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No Charges Likely for Aiding Fugitive Mengele

Times Staff Writer

A senior prosecutor indicated Wednesday that criminal charges are not likely to be brought against people in West Germany, including Mengele family members, who may have played key roles in helping fugitive Nazi war criminal Josef Mengele.

Hans Eberhard Klein, the Frankfurt public prosecutor in charge of the case since 1974, told reporters at a news conference that no criminal case can be brought against any member of the Mengele family, because West German law excludes family members from exposure to charges of harboring a criminal.

He added that no charges will be placed against Hans Sedlmeier, a former employee of the Mengele family agricultural business who investigators believe carried family money to Mengele in Brazil, if the remains exhumed by Brazilian authorities last week from a Sao Paulo-area cemetery are positively identified as Mengele’s.

Statute of Limitations

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“The statute of limitations for this crime is five years,” Klein said, “and if Mengele has been dead for six, there is no case.” The remains being investigated are those of a man who reportedly died in February, 1979.

It was Sedlmeier’s boasting of his role in providing Mengele with financial support that led to the recent dramatic break in the case. Mengele, known as the “Angel of Death” of Auschwitz concentration camp, has been held responsible for the deaths of 300,000 to 400,000 prisoners, most of them Jews.

Klein also noted that under West German law, family members cannot be compelled to bring evidence against one another, relieving the Mengele family from any legal obligation to provide evidence for the case. That immunity allowed them to remain silent about Mengele’s whereabouts for more than a quarter of a century.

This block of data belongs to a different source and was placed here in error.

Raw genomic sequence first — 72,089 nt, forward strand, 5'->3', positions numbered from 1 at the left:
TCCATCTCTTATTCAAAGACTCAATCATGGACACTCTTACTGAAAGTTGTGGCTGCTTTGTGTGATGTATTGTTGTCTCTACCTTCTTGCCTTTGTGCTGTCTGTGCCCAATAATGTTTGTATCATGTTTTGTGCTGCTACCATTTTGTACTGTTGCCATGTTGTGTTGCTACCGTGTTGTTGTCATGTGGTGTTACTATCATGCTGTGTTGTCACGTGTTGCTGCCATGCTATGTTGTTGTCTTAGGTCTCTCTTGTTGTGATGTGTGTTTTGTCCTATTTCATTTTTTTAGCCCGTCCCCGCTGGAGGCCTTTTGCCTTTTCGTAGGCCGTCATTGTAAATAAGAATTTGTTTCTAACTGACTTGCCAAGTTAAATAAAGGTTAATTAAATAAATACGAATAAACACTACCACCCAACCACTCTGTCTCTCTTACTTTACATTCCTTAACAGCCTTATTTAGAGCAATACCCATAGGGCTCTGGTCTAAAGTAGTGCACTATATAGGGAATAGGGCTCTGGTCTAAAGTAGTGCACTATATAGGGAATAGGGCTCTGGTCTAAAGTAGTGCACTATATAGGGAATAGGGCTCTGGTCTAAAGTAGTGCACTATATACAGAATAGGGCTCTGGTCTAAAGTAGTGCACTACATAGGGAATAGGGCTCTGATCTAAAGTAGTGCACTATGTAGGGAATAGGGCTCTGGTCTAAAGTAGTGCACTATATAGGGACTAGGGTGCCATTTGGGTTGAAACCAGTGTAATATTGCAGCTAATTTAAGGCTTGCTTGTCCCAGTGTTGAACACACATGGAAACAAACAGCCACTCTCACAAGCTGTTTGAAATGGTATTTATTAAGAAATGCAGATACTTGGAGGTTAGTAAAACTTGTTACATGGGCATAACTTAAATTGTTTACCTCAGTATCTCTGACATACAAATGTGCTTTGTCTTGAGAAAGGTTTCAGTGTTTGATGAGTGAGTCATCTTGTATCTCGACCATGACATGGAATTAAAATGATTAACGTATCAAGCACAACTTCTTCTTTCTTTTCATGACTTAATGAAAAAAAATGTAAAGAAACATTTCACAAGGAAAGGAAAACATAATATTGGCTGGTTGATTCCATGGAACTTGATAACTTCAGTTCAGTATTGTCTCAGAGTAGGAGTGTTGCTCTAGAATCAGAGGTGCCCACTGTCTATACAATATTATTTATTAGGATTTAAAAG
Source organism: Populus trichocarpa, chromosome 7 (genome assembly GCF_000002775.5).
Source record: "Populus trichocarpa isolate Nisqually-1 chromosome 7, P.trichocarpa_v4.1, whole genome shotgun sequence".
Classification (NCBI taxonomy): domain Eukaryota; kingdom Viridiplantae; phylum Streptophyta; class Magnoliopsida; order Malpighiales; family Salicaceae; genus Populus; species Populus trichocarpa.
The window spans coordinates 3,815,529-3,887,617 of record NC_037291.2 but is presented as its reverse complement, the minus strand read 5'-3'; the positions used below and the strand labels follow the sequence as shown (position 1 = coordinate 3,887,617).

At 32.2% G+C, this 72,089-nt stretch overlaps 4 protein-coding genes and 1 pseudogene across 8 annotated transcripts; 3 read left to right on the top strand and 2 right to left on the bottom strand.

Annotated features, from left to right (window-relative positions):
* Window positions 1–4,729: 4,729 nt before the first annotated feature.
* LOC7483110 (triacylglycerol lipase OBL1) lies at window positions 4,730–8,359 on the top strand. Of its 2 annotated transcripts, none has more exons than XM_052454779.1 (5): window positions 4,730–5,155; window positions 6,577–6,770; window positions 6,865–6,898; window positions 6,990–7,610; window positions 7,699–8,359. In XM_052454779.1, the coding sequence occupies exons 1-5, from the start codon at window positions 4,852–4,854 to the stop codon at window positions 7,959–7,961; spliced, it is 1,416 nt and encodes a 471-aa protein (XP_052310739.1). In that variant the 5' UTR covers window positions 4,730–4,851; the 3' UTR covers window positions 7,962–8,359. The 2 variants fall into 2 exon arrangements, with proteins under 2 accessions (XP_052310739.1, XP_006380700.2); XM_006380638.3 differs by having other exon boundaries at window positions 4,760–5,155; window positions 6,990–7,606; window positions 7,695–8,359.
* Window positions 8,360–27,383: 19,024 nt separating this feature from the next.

“We are reliant on their good will,” Klein said of the Mengele family. “They don’t have to say anything.” However, he said, the family has declared its intention to cooperate in the case with government investigators.

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On Tuesday, Josef Mengele’s son, Rolf, broke the family’s long silence and issued a brief statement saying that he has “no doubt” that the remains being studied in Brazil are those of his father. He added that the family “is prepared to give further information.”

No Further Information

It was initially believed that Klein had called Wednesday’s news conference to make new information public, possibly an elaboration of Rolf Mengele’s statement. However, the prosecutor told reporters that a statement given to him by Mengele family attorney Fritz Steinacker was identical to the one released Tuesday.

“The only additional thing I can add,” Klein said, “is that the statement has been confirmed by other family members.”

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He identified these family members as Mengele’s wife, Martha, who lives in Italy, and his two nephews, Karl-Heinz and Dieter Mengele, who run the family agricultural company based in Guenzburg, 70 miles west of Munich.

Members of the Mengele family and their attorney were unavailable for comment Wednesday.

“We expect . . . further contact (with the family) in the course of this week or next week at the latest,’ Klein said, adding that the decision to cooperate in the investigation marked a reversal of the position the Mengeles have held since the first warrant for Josef Mengele’s arrest was issued in 1959.

‘They Said Nothing’

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“From the beginning, they have always said nothing,” Klein said. “We tried to get to one family member last week, but were blocked. There has now apparently been a change of heart.’

Klein said that during his meeting with Steinacker he had requested “certain items” from the family. He declined to be specific about the evidence he had asked for.

A family spokeswoman, Sabine Hackenjos, said in Munich on Wednesday that the Mengeles would have another statement Friday.

While Tuesday’s statement from the family appeared to lend further credence to the belief that Mengele died in Brazil while living under the name of Wolfgang Gerhard, Klein rejected suggestions that the family’s statement had resolved the case.

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“No. This statement is not enough,” he said. “We will go forward until we have a result, until there is a positive identification of the remains.”


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